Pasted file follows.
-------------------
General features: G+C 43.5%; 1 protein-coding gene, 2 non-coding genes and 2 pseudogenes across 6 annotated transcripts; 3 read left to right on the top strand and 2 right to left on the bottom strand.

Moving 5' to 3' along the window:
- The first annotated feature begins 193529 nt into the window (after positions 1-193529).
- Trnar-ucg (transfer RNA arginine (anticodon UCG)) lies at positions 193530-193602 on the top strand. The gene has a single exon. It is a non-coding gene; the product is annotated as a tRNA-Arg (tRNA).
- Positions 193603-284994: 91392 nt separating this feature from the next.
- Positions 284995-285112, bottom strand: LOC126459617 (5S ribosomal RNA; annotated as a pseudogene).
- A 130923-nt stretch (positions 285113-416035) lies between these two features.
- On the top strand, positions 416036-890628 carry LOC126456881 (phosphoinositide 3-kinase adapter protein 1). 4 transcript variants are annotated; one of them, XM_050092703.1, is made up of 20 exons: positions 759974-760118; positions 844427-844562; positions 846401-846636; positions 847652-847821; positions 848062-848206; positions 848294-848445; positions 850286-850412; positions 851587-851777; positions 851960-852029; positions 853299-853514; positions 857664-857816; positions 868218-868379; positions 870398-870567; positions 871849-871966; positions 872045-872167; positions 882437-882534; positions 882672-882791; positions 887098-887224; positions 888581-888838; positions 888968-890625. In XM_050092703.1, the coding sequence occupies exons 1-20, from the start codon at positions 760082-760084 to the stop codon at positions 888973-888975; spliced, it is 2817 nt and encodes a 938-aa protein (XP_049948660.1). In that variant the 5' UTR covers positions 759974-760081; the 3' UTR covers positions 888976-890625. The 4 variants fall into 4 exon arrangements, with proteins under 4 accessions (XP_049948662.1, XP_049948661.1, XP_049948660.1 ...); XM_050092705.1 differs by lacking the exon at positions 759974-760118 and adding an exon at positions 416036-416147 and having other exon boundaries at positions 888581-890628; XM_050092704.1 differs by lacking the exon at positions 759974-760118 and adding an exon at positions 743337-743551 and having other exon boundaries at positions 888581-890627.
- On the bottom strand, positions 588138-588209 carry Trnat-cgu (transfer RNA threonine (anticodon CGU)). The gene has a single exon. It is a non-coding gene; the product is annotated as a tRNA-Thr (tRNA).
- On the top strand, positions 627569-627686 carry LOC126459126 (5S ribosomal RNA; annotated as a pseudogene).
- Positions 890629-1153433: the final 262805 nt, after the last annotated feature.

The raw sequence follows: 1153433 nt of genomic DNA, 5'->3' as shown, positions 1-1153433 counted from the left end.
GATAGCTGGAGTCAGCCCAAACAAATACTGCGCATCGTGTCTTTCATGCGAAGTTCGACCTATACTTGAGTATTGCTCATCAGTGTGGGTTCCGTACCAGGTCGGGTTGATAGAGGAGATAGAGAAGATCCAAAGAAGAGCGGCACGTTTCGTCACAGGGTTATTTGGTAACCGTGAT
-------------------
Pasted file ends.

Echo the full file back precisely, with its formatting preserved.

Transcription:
General features: G+C 43.5%; 1 protein-coding gene, 2 non-coding genes and 2 pseudogenes across 6 annotated transcripts; 3 read left to right on the top strand and 2 right to left on the bottom strand.

Moving 5' to 3' along the window:
- The first annotated feature begins 193529 nt into the window (after positions 1-193529).
- Trnar-ucg (transfer RNA arginine (anticodon UCG)) lies at positions 193530-193602 on the top strand. The gene has a single exon. It is a non-coding gene; the product is annotated as a tRNA-Arg (tRNA).
- Positions 193603-284994: 91392 nt separating this feature from the next.
- Positions 284995-285112, bottom strand: LOC126459617 (5S ribosomal RNA; annotated as a pseudogene).
- A 130923-nt stretch (positions 285113-416035) lies between these two features.
- On the top strand, positions 416036-890628 carry LOC126456881 (phosphoinositide 3-kinase adapter protein 1). 4 transcript variants are annotated; one of them, XM_050092703.1, is made up of 20 exons: positions 759974-760118; positions 844427-844562; positions 846401-846636; positions 847652-847821; positions 848062-848206; positions 848294-848445; positions 850286-850412; positions 851587-851777; positions 851960-852029; positions 853299-853514; positions 857664-857816; positions 868218-868379; positions 870398-870567; positions 871849-871966; positions 872045-872167; positions 882437-882534; positions 882672-882791; positions 887098-887224; positions 888581-888838; positions 888968-890625. In XM_050092703.1, the coding sequence occupies exons 1-20, from the start codon at positions 760082-760084 to the stop codon at positions 888973-888975; spliced, it is 2817 nt and encodes a 938-aa protein (XP_049948660.1). In that variant the 5' UTR covers positions 759974-760081; the 3' UTR covers positions 888976-890625. The 4 variants fall into 4 exon arrangements, with proteins under 4 accessions (XP_049948662.1, XP_049948661.1, XP_049948660.1 ...); XM_050092705.1 differs by lacking the exon at positions 759974-760118 and adding an exon at positions 416036-416147 and having other exon boundaries at positions 888581-890628; XM_050092704.1 differs by lacking the exon at positions 759974-760118 and adding an exon at positions 743337-743551 and having other exon boundaries at positions 888581-890627.
- On the bottom strand, positions 588138-588209 carry Trnat-cgu (transfer RNA threonine (anticodon CGU)). The gene has a single exon. It is a non-coding gene; the product is annotated as a tRNA-Thr (tRNA).
- On the top strand, positions 627569-627686 carry LOC126459126 (5S ribosomal RNA; annotated as a pseudogene).
- Positions 890629-1153433: the final 262805 nt, after the last annotated feature.

The raw sequence follows: 1153433 nt of genomic DNA, 5'->3' as shown, positions 1-1153433 counted from the left end.
GATAGCTGGAGTCAGCCCAAACAAATACTGCGCATCGTGTCTTTCATGCGAAGTTCGACCTATACTTGAGTATTGCTCATCAGTGTGGGTTCCGTACCAGGTCGGGTTGATAGAGGAGATAGAGAAGATCCAAAGAAGAGCGGCACGTTTCGTCACAGGGTTATTTGGTAACCGTGAT